Staying Scrappy

The scrap industry

One of the nation’s most essential modern businesses began about a century ago when new Americans found ways to make usable, salable products out of bottles, cans and other castoffs they picked up in streets and alleys.

Recycling for profit had its start in the early 1900s, when Italian and Jewish immigrants collected junk to sell. Then, it was a matter of survival – they were barred from primary metals trading. So they found a niche, filled it and embarked on an entrepreneurial life.

“Scrappies” come from every walk of life and every background. It doesn’t matter what you think you’re trained for; real success comes from jumping in with determination. The scrappies know this well – who else could build a business out of finding a second, third or more use for something?

Today, any material that can be recycled is bought, sold and traded, then given new usefulness in other forms – fueling countless other industries. The entrepreneurs who move someone else’s junk are as diverse as their products – and their stories provide great inspiration for startups of all kinds.

Here are some key lessons from the country’s scrappiest industry, on which everything else, literally, is built.

Integrity is Not a Part-time Job

So says Marsha Serlin, CEO of United Scrap Metal in Cicero, Ill. Serlin started by renting a Budget truck with her only credit card and grabbing old cans that she and her kids found in alleys. “I knew nothing about the business,” she says. But she was desperate for money to repay her ex-husband’s $250,000 government debt and put food on the table.

With a background in horticulture, Serlin was naturally green when it came to scrap. She arose at 4:30 a.m. to schlep material to scrap yards, where men stood and stared at the unusual sight of a woman “junkman” hauling material. But the more they doubted her, Serlin says, the more motivated she became.

Keep it Simple

That’s the word from Randy Castriota, CEO of Castriota Metals and Recycling Inc., in Pittsburgh, Penn. “The metals business is so hands-on,” he says. “It’s a very simple business. You don’t have to be a brain surgeon. If you have a magnet and a truck, you can become a junkman. The most important thing is setting goals” and working hard.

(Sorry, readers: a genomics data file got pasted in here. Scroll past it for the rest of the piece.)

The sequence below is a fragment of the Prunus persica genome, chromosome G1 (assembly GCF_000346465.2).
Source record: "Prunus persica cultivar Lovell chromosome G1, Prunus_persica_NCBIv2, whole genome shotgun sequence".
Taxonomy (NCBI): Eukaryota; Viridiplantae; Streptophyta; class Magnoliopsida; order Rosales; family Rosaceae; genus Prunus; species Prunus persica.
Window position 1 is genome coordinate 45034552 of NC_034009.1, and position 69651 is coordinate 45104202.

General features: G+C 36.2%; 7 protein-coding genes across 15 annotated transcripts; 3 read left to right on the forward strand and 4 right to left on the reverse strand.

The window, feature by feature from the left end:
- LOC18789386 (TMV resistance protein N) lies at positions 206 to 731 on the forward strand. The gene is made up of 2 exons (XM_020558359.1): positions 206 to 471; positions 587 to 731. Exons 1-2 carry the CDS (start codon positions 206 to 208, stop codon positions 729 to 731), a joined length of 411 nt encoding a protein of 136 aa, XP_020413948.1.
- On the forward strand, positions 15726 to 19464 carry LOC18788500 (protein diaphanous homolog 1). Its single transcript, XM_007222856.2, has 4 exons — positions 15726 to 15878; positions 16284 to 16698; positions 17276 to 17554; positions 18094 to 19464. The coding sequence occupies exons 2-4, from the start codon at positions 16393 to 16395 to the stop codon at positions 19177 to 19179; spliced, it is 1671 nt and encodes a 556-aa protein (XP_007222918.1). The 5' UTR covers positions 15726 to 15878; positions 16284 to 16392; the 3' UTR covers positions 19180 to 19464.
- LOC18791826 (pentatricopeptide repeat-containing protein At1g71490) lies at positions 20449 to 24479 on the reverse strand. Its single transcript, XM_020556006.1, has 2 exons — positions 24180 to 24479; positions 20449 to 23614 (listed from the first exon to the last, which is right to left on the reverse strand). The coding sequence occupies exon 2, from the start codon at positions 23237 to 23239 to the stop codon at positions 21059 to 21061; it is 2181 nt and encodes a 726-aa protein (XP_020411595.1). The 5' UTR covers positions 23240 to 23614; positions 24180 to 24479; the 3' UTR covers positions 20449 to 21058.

Castriota first collected junk with his father, a motorcycle cop, in 1968. They stashed mufflers and tailpipes in their 1956 Ford pickup, earning $15-17 a day.
Today he serves Pittsburgh’s construction and demolition businesses with 513 Dumpsters and 11 trucks. “Do what you love, work very hard, and never give up,” he says.

Evolve with the Times

Today, scrap is all about exporting. With high demand from China’s booming construction industry, U.S. scrappies who’ve left the yard to learn import-export have reaped rewards. Like any other business, scrappies find a niche or unproven market and get in on the action.

“Fail Fast”

Serlin keeps this saying on her desk as a reminder that mistakes will be made, so get through them quickly and don’t dwell on the past.

Look Out for Number One

“You’ve got to be able to build your business by yourself,” Serlin says. “I was not part of the Cinderella group who thought Prince Charming would help me. I never got a penny of alimony or child support. That was the impetus for me to do something on my own.”

Keep Your Balance

Castriota works hard and plays hard. That means three or four vacations a year and attending all his son’s hockey games. “I won’t die on the job, even though I work very hard,” he says. “My wife is supportive because her father was in the steel business. She’s wise about being self-employed.”

Don’t be Afraid to Get Your Hands Dirty

Serlin remembers her first rough days in the business. At the end of the day, she was a mess – ripped jeans, grease-streaked arms, hair askew. “People thought I was raped,” she says. “[Once] I pulled into a McDonalds and the guy said, ‘I’ll call the police for you, lady.’ I said, ‘No, no, no. I’m just working. I want a diet Coke.’”

Build a Solid Reputation

In the scrap business, everything is done on trust – few contracts, lots of phone calls and “my word is strong as oak” deals.

A Final Word

If you find yourself wanting to get “scrappy,” remember the entrepreneur’s creed: Find a need and fill it. Castriota learned early never to say no – like the time a customer asked if he “moved asphalt.” He didn’t. But he said yes and found a way.

“Whatever my customer needs,” Castriota says, “I can fulfill it somehow.”

Lynne Meredith Schreiber is a frequent contributor to StartupNation.

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